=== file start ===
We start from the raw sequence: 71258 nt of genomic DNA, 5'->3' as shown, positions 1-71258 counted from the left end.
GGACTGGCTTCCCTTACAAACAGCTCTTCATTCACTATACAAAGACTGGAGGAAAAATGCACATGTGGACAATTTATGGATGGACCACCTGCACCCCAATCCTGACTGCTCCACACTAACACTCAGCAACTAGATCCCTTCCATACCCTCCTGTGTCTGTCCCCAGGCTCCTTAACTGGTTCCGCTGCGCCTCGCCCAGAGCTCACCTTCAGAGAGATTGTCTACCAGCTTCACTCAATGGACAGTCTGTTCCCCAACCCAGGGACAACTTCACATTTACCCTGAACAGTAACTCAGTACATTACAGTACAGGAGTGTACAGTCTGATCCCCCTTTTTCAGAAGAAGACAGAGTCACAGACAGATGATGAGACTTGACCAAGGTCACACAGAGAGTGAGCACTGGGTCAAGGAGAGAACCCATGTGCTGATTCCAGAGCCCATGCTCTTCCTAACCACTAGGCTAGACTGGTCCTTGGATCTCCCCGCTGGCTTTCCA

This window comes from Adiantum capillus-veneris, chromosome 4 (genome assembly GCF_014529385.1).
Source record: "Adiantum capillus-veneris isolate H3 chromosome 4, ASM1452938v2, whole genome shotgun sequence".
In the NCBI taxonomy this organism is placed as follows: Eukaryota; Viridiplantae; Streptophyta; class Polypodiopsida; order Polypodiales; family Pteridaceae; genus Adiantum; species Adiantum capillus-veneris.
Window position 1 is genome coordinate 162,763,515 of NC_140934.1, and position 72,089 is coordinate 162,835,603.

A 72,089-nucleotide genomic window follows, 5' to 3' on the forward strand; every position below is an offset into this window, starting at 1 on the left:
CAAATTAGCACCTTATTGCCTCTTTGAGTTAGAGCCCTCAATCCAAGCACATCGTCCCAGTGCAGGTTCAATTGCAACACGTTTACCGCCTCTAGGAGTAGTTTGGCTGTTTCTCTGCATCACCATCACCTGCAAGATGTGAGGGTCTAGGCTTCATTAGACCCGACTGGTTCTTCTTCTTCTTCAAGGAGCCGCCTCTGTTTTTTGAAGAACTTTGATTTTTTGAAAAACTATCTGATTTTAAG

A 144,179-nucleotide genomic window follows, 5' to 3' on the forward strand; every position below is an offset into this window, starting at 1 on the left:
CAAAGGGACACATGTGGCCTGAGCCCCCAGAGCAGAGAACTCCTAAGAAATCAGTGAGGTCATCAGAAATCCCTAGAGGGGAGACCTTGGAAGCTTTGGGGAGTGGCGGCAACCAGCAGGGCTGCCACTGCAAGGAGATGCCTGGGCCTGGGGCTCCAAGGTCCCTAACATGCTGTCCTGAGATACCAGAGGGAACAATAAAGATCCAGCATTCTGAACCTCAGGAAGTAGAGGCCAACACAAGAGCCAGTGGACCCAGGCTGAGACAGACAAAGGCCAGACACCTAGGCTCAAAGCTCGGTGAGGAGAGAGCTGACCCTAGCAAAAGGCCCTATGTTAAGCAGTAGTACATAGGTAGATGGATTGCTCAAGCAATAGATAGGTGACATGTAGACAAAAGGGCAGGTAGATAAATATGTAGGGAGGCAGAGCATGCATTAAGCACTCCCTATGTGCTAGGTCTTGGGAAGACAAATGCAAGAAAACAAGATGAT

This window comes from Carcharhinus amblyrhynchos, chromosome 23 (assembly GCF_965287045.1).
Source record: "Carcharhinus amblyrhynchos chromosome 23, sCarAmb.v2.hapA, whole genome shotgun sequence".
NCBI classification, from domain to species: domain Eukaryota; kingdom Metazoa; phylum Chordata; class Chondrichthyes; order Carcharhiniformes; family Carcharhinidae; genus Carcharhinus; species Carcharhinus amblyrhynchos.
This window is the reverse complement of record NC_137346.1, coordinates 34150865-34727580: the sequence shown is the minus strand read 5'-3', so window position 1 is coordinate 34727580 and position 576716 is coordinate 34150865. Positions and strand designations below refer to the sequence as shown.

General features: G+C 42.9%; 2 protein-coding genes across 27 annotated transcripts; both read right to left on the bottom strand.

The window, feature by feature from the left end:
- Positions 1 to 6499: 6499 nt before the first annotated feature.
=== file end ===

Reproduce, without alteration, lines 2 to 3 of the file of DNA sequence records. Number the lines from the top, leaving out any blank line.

GGACTGGCTTCCCTTACAAACAGCTCTTCATTCACTATACAAAGACTGGAGGAAAAATGCACATGTGGACAATTTATGGATGGACCACCTGCACCCCAATCCTGACTGCTCCACACTAACACTCAGCAACTAGATCCCTTCCATACCCTCCTGTGTCTGTCCCCAGGCTCCTTAACTGGTTCCGCTGCGCCTCGCCCAGAGCTCACCTTCAGAGAGATTGTCTACCAGCTTCACTCAATGGACAGTCTGTTCCCCAACCCAGGGACAACTTCACATTTACCCTGAACAGTAACTCAGTACATTACAGTACAGGAGTGTACAGTCTGATCCCCCTTTTTCAGAAGAAGACAGAGTCACAGACAGATGATGAGACTTGACCAAGGTCACACAGAGAGTGAGCACTGGGTCAAGGAGAGAACCCATGTGCTGATTCCAGAGCCCATGCTCTTCCTAACCACTAGGCTAGACTGGTCCTTGGATCTCCCCGCTGGCTTTCCA

This window comes from Adiantum capillus-veneris, chromosome 4 (genome assembly GCF_014529385.1).